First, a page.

plot(x(3), a(3), 'pr') % Plot the point in red
plot([x(3); x(3)], ylim, '-r') % Plot the vertical line in red
hold off % Stop adding plotted data
I arbitrarily chose x(3) and a(3). Make the appropriate changes to plot the point you want.

Image Analyst
Image Analyst on 11 Jun 2014
  1 Comment
Malcolm Lidierth
Malcolm Lidierth on 11 Jun 2014
Thanks for another plug IA.
Although it will not run in MATLAB yet (it requires Java 8+), there is a new version of Waterloo on the way: waterlooFX uses pure JavaFX and many Java 8 features (e.g. streams, lazy evaluation etc).
A pre-release snapshot with demo is available at:
Installers for the demo with an embedded Java 8 is available for win64 and MacOS platforms.

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Henric Rydén
Henric Rydén on 9 Jun 2014
You can use the hidden LineSmoothing property. Something like this:
a = [1.23, 2.34, 5.55, 7, 13.21, 15.66, 18, 20]
x = 1:size(a,2);
figure('Name', 'Simple plot', 'NumberTitle', 'off');
h=plot(x, a, '-o');

Joshua Hrisko
Joshua Hrisko on 16 Feb 2018
Edited: Joshua Hrisko on 16 Feb 2018
I recommend using a function to improve the visuals of every plot, that way you can call the function and get quality plots each time. Try calling a function similar to the one below (based on my tutorial, found at Publication-Quality Plots - Engineer's Portal) :
function [fig1,ax1,dcm_obj] = fig_open()
set(0,'defaultfigurecolor',[1 1 1]) % white background
set(0,'defaultaxesfontname','cambria math') % beautify the axes a bit
scrn_size = get(0,'ScreenSize'); % get size of screen
shrink_pct = 0.1; % shrink the figure by 10%
fig1 = figure('Visible','off','DefaultAxesFontSize',20,'Position',...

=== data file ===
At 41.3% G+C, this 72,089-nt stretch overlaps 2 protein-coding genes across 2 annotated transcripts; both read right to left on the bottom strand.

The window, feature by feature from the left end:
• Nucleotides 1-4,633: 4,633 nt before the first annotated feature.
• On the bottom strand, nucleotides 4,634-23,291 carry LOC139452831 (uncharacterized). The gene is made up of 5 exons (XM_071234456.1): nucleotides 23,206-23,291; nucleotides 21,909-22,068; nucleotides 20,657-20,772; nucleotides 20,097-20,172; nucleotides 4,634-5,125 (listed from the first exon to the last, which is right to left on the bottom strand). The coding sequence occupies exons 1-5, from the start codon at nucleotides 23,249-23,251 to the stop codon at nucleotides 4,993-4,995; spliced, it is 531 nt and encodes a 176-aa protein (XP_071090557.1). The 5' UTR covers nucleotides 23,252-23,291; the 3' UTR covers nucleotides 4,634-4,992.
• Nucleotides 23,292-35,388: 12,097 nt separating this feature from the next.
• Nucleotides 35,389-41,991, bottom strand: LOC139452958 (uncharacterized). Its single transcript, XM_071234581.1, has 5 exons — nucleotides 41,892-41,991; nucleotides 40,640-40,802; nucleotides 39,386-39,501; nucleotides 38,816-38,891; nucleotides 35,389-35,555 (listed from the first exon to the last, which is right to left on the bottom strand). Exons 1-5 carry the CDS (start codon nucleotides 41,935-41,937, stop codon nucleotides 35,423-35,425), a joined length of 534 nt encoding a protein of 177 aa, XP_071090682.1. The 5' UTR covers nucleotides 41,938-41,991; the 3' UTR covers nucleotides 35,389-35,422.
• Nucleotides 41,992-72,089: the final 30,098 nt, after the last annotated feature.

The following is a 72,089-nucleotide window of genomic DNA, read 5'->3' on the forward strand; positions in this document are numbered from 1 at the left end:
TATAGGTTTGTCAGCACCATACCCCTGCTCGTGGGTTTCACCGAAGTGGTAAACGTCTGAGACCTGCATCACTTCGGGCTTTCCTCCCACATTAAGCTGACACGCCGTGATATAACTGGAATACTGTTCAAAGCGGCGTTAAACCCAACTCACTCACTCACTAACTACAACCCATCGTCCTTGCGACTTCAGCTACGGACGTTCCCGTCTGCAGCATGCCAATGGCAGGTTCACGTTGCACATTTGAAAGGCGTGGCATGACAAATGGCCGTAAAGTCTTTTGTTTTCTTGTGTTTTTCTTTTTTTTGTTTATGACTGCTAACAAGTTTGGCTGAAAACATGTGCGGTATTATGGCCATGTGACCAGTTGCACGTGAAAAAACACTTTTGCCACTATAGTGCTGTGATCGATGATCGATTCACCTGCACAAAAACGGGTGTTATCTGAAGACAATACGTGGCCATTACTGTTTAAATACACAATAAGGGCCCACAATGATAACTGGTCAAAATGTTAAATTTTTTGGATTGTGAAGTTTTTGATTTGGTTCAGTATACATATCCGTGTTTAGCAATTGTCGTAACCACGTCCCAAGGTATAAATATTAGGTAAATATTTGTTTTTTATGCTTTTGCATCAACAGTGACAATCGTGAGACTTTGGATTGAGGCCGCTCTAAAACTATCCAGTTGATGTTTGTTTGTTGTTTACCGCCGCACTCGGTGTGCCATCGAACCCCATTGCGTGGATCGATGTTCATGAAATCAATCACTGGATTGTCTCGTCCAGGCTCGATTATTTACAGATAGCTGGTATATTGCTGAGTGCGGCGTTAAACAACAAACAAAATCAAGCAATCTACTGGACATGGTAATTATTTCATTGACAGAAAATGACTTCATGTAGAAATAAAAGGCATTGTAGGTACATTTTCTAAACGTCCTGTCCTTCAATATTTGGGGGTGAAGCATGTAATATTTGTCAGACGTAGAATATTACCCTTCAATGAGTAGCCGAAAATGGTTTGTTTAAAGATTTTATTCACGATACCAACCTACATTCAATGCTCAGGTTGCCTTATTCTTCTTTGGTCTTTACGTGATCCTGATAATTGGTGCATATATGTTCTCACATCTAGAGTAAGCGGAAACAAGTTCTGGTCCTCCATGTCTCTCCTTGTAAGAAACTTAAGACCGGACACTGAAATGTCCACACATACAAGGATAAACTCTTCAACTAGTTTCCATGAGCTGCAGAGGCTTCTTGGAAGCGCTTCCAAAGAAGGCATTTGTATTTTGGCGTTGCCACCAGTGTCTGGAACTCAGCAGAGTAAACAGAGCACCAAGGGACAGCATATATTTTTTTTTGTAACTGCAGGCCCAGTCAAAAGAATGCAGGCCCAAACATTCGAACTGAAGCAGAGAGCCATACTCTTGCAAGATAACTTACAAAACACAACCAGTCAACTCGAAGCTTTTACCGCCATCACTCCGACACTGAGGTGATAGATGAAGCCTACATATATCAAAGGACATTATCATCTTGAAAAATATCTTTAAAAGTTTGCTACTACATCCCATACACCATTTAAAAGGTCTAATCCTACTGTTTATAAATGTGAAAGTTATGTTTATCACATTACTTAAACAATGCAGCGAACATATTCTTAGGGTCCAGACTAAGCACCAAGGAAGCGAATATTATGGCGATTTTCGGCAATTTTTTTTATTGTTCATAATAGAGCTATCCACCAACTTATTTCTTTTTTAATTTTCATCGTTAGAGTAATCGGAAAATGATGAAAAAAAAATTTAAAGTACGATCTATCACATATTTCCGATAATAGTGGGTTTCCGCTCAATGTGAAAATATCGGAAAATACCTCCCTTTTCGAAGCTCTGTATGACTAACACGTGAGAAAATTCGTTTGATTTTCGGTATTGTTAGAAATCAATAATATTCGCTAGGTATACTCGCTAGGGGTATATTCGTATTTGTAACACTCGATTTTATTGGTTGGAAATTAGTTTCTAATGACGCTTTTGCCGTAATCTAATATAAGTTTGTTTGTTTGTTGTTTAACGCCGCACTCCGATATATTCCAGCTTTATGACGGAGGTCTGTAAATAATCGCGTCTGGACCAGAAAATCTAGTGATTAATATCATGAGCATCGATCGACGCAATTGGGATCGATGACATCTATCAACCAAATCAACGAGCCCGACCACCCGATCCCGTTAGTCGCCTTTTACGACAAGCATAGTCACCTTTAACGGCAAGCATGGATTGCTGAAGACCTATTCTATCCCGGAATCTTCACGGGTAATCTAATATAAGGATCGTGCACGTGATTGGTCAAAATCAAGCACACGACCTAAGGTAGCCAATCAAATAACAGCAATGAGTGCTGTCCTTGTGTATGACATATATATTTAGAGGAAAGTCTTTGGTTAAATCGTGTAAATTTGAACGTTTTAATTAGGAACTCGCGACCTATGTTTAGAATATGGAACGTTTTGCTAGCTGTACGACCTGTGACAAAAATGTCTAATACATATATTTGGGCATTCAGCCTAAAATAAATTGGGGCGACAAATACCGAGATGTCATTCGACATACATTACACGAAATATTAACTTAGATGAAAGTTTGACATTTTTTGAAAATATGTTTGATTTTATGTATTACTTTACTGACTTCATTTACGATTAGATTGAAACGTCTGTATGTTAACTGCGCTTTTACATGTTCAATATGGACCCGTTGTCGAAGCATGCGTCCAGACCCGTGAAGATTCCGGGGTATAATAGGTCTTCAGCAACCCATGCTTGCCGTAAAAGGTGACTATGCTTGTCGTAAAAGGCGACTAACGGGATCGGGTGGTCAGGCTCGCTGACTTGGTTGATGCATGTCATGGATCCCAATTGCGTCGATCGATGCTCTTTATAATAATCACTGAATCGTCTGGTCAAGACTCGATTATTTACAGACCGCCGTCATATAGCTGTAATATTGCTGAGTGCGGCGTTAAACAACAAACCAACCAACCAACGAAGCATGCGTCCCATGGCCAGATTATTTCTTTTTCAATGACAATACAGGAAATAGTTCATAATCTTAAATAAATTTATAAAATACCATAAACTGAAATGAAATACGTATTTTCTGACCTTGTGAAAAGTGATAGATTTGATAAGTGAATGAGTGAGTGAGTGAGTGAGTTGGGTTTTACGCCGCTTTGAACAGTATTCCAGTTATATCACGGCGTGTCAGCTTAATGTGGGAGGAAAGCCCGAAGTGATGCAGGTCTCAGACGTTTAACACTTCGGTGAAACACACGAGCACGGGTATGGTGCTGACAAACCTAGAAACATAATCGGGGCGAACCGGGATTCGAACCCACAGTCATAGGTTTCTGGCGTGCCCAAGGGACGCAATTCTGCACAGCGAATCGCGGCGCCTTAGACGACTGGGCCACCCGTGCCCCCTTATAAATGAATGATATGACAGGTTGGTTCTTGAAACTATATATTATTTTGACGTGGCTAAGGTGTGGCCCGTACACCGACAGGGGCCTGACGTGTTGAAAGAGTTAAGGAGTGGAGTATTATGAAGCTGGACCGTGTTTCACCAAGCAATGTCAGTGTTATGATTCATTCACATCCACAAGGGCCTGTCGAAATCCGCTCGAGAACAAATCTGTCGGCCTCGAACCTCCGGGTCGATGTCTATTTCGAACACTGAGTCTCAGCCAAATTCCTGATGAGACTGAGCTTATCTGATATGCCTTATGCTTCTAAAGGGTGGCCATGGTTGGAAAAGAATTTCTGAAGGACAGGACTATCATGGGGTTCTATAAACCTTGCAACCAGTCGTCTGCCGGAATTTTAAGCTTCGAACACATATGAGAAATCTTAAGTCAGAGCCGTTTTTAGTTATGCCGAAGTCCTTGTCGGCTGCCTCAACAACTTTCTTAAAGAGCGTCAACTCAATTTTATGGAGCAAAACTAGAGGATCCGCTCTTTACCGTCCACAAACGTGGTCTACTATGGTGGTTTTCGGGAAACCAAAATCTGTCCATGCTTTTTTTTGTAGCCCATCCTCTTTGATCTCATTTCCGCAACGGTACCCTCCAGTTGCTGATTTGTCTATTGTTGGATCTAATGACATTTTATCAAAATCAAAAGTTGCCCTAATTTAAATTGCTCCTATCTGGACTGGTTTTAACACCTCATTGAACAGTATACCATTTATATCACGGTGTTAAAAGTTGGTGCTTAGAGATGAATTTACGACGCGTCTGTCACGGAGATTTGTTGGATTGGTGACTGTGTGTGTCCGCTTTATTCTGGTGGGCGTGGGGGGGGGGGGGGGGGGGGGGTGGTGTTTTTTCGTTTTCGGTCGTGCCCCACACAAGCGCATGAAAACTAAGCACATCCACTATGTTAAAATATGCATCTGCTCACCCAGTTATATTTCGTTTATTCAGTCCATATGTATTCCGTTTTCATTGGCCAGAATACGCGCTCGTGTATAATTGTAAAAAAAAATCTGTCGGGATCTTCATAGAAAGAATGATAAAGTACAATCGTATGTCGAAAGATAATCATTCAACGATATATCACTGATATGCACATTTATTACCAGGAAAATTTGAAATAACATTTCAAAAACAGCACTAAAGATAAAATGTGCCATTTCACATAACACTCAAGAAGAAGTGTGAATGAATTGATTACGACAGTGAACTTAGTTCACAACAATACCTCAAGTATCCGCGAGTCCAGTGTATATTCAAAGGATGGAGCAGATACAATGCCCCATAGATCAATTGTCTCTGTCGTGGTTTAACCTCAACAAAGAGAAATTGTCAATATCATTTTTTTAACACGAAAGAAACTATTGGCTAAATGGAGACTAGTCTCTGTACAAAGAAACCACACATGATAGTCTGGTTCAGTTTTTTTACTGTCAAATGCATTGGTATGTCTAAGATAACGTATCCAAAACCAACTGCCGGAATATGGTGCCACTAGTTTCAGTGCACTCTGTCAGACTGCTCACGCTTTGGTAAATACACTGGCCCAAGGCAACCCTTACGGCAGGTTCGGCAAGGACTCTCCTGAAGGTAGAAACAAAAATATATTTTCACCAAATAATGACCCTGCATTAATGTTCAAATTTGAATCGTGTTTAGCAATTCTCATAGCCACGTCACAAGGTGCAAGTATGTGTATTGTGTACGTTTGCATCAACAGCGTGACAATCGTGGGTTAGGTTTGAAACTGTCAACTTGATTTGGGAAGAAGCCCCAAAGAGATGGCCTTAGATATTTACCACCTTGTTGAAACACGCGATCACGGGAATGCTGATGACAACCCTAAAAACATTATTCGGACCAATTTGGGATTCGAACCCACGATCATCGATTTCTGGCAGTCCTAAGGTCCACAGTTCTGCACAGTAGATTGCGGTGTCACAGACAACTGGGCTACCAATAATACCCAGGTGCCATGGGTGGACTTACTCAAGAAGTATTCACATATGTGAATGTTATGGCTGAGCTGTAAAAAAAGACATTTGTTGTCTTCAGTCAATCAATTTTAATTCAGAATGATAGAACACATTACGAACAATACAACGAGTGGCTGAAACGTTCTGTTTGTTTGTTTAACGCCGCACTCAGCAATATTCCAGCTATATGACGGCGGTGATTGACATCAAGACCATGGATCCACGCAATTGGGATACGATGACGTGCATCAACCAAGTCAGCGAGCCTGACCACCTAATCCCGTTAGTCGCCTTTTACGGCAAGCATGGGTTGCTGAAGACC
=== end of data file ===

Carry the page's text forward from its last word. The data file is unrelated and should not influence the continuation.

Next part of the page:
[scrn_size(1)+(scrn_size(3)*shrink_pct) scrn_size(2)+(scrn_size(4)*shrink_pct)...
scrn_size(3)-(scrn_size(3)*2*shrink_pct) scrn_size(4)-(scrn_size(4)*2*shrink_pct)]); % shrinking the figure
ax1 = gca;
dcm_obj = datacursormode(fig1); % enable control of datatips
% set(dcm_obj,'UpdateFcn',@myupdatefcn) % this will be used to configure
% data tips
set(ax1,'fontsize',22,'Color',[0.8 0.8 0.8],'gridcolor',[1 1 1],'gridalpha',0.9) % set the axis color
% to compliment the white background
xlabel('Time [Day HH:MM]') % x-axis date label
hold all
grid on % grid for more contrast in the axes
I wrote a blog on how to produce beautiful plots in MATLAB. Check it out here:

atharva aalok
atharva aalok on 17 Oct 2021
Edited: atharva aalok on 17 Oct 2021
Please refer the following Plotting Template:
The above is an easy to follow Beginner Friendly template.
The idea is to create Professional Standard Plots within seconds without a steep learning curve and with consistency.
It also offers a wide range of preset Color Codes (please refer the attached image for the Color Palatte)
Sample Plot:
Color Palatte:
Image Analyst
Image Analyst on 18 Oct 2021
Not true? Hmmm... interesting. So given the learning curves below (a steep one and a flatter one):
you'd prefer the flatter red one where less is learned over time, instead of the steep green one where much more is learned over the same period of time. OK, well whatever. Personally I would prefer the steeper curve, meaning I learned faster and learned more in the same period of time.